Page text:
Did you get a sense whether the MRCC is well-funded / has all the stuff they need / is getting by on a shoestring? Likewise, are they well staffed, or rushed off their feet? (I have no agenda, just curious)

Any comments made about mad RIB drivers wizzing around the Solent Just another set of customers? or troublemakers as the GC keep a look out for commercial traffic, etc?

I'm interested in the ops side of things.
Appeared to be well funded and very professional.

After all the negative issues in this Country with cut backs, immigration and benefit cheats, it's reassuring that something's seem to be done right with the tax we pay. I would certainly feel confident in the CG and the other agencies working with them if I had to call them out. Their equipment and professionalism seemed first rate

The tour was very impressive and the equipment and software seemed well thought out. The tidal and wind data along with drift coefficients of a huge number of different 'things' in the water can be used to build a search pattern. A person with a life jacket has a different drift coefficient to a person with a buoyancy aid and again different to a person unconscious etc so the drift rate with wind effect can be calculated. The data base is huge and covers all types of craft, floating, sinking, submerged etc, very clever.
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Old 09 June 2013, 05:16   #48
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With regards the CG station closures, having had it properly explained it does seem to make more sense than what I thought was going to happened originally. In a nutshell:

-3 stations have closed
-The rest will be remain open apart from Portland, although it is subject to review (they are very keen for it to remain open)
-The idea behind the national CG station is that if any of the other stations become too busy, VHF traffic/phone calls etc can be handed over to the national centre. Under normal conditions, local traffic will be handled by the local CG station.

I agree regarding local knowledge, but if it's simply a case of dealing with routine calls eg radio checks etc then it will greatly help to spread the load. Likewise, the software they have is so clever a lot of emergency calls could probably dealt with miles away perfectly safely. On a similar note, he mentioned that the new Atlantic 85s are fitted with cameras which can be linked directly up to the control room so they can see what's going on. Very clever! As technology advances surely logic dictates that the operation can be downsized. For example, when the CG was first set up, each station had to be within 2 hours walk of the next one so that communication could take place relatively easily. Guess they didn't have live video links back then....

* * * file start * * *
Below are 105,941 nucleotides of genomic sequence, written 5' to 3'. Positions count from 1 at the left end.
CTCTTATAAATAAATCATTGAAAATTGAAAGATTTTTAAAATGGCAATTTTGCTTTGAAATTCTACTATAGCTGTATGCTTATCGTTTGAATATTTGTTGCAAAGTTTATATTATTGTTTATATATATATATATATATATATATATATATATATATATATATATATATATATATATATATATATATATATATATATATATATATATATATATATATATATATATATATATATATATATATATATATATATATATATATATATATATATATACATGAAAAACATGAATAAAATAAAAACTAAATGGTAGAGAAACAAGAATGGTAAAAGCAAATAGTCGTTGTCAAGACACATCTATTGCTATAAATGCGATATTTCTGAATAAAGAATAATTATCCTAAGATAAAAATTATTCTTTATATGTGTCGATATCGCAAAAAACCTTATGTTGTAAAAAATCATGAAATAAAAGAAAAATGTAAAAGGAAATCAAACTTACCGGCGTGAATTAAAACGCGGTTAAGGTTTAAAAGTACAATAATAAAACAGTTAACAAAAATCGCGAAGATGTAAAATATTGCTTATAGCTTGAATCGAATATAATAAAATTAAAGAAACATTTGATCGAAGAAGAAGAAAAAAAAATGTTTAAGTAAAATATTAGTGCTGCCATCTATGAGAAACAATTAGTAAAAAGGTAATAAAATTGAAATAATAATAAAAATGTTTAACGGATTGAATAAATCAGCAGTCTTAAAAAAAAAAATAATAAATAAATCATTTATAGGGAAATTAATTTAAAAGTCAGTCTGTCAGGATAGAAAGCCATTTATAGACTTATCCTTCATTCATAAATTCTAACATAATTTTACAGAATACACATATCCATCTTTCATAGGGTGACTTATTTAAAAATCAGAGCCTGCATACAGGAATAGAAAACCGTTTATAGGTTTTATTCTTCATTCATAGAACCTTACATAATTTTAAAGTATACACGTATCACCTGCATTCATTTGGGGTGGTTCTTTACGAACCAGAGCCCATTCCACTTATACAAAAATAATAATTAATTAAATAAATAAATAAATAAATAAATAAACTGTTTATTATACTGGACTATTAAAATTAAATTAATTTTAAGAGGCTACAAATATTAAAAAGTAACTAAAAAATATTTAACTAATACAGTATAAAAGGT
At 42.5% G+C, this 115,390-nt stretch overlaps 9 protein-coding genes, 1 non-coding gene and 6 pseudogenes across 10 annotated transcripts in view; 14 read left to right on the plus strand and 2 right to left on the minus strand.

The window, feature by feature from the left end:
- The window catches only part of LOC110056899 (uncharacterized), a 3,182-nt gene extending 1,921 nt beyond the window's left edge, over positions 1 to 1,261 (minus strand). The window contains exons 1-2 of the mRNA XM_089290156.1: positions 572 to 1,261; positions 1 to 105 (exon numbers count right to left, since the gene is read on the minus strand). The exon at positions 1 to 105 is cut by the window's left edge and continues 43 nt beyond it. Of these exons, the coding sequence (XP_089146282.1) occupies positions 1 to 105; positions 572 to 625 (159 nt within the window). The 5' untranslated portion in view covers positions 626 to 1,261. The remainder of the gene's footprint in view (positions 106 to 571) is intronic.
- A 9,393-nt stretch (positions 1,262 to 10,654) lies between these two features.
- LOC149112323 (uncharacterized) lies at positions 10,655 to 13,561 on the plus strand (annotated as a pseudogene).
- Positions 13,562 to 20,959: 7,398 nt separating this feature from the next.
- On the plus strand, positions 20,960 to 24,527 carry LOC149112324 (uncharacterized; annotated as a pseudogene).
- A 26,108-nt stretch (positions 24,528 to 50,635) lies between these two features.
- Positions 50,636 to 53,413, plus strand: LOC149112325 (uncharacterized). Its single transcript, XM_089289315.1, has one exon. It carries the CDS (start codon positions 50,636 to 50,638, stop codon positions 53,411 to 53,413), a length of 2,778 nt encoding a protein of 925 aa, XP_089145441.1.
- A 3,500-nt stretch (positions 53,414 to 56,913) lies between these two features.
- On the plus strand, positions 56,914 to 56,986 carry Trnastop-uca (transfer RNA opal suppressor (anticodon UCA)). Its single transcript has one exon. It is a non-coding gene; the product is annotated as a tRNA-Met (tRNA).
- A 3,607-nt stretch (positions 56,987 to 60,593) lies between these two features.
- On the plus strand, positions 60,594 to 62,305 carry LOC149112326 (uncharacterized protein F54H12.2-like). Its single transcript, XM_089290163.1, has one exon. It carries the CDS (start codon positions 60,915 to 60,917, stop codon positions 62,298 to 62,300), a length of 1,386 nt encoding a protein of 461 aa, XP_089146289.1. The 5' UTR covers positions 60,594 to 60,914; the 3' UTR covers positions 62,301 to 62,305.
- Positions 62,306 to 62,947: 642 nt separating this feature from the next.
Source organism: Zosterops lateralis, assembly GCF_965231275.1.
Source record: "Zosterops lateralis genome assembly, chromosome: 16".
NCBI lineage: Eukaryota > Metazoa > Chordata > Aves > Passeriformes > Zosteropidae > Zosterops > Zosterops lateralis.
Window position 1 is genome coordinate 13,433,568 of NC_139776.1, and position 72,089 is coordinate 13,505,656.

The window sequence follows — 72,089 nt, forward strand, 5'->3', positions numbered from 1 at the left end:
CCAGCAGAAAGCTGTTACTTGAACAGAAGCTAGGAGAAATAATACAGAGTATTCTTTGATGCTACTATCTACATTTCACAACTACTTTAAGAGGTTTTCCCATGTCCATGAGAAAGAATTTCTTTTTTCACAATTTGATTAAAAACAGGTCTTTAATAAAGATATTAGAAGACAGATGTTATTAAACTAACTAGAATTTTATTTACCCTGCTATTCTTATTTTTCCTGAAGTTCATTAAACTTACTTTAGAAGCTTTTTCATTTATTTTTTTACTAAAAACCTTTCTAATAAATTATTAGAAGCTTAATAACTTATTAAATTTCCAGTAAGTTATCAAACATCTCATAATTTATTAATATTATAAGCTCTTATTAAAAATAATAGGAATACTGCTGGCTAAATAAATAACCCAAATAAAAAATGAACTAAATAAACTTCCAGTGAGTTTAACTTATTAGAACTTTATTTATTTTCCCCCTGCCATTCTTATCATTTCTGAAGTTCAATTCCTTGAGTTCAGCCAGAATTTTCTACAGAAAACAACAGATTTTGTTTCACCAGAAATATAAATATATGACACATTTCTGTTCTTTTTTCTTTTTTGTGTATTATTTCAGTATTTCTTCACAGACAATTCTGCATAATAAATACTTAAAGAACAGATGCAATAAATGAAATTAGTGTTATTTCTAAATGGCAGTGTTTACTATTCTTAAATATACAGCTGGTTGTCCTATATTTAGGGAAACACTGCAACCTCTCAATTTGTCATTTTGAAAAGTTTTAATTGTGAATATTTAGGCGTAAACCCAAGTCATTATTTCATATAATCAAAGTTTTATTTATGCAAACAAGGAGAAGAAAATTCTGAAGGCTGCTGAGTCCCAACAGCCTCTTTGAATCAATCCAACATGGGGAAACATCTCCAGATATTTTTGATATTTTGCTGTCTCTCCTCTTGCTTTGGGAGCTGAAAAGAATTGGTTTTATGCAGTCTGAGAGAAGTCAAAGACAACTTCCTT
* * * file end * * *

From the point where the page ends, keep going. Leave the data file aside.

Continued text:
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Old 09 June 2013, 05:22   #49
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A great tour, enjoyed it very much.

I thought their 12 hour shift patterns were a bit much, how can they keep up their attention for 12 hours.

A great visit
I would hazard a guess that the shifts of twelve hrs were voted for so they get more time off, they are a government agency and unless they sign off working time regs they have to comply with the number of hrs worked in a given period. So 12hrs at a time may actually be beneficial to staff time off and family life. Loads of government teams opt for longer hrs and then more time off
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Old 09 June 2013, 05:24   #50
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If I recall he said they do 2x 12 hour (0800 - 2000) days shifts. 2 days off. Then 2x 12 hour night shifts, followed by 4 days off.